At several junctures in last night's debate, Justin Trudeau interrupted Stephen Harper with a simple declarative sentence: "That's not true." Mr. Harper's government has distinguished itself with its in-your-face dishonesty. But, Michael Harris writes, it is even more noteworthy for its in-your-face corruption:
Cheating, lying and misleading the House of Commons, elevating the ethically dubious to high office — these are not good character references for any party leader. For Harper — who leads a party that prides itself on its moral values — they could be fatal.
The news this week was full of Tory roadkill. Harper Senate appointee Patrick Brazeau entered a guilty plea to assault and cocaine charges. A sexual assault charge was dropped, along with three other criminal charges, but Brazeau still faces a drunk driving charge and a criminal trial on fraud charges over his disputed Senate expenses. Despite all of that, he’s still hoping for an absolute discharge and a return to the Red Chamber. Not a winner with the base.
Nor were the revelations that came out at Bruce Carson’s trial this week. The Crown produced evidence it says shows the former Harper advisor using his government contacts — some at cabinet level — to advance a scheme to enrich his then-fiancé, a former Ottawa sex trade worker.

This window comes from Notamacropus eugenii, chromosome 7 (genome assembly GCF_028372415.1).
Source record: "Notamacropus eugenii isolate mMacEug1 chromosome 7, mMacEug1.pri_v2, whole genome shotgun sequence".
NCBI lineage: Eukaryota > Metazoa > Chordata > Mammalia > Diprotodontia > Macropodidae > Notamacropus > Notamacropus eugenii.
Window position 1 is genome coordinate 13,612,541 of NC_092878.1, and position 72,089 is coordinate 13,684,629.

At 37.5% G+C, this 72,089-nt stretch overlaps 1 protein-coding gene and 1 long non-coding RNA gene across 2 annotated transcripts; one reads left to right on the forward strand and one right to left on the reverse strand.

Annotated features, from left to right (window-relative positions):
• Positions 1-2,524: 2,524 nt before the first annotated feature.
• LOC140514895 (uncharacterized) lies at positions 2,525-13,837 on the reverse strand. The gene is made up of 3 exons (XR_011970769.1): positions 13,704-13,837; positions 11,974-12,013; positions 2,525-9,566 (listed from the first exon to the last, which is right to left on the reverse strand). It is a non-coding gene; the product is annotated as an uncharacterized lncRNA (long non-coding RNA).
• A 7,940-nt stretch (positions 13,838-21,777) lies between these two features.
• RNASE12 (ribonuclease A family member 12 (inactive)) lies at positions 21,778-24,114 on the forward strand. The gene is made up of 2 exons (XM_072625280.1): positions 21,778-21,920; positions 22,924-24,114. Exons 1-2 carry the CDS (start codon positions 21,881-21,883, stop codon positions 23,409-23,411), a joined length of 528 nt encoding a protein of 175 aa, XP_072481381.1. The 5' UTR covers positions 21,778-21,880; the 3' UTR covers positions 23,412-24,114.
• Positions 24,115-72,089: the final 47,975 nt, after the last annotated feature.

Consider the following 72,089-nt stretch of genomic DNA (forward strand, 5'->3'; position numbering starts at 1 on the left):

Carson was hired by Harper as a key advisor despite having done jail time for fraud and theft (which Carson disclosed during the vetting process for his security clearance. He even had cabinet minister John Duncan’s staff writing ‘media lines’ for him that were essentially aimed at misleading journalists and the public about Carson’s role in selling water treatment systems to First Nations reserves. It looked and smelled a lot like the PMO manipulations in the Mike Duffy case. The judge has reserved judgment in Carson’s case; he’ll face charges for illegal lobbying next year.
Harper famously hid in a closet earlier this year. When he came out, Harris writes, he dragged his skeletons with him. And now that they are on full view, his base is not pleased. A recent Abacus poll found:
that Conservative voters are the ones least likely to say their party’s leader really wants their vote (67 per cent), has values that line up with their own (46 per cent) and has new ideas about how to improve the economy (52 per cent.)
Compare that to the Liberal camp, where 85 per cent say Trudeau wants their vote, 56 per cent believe his values are pretty much the same as theirs, and 80 per cent say he has new ideas about “how to improve the country.” Mulcair also enjoys a much stronger level of commitment from his supporters than Harper, though his numbers were “not quite as strong as those of Mr. Trudeau,” according to the poll.
Perhaps Harper should have stayed in the closet.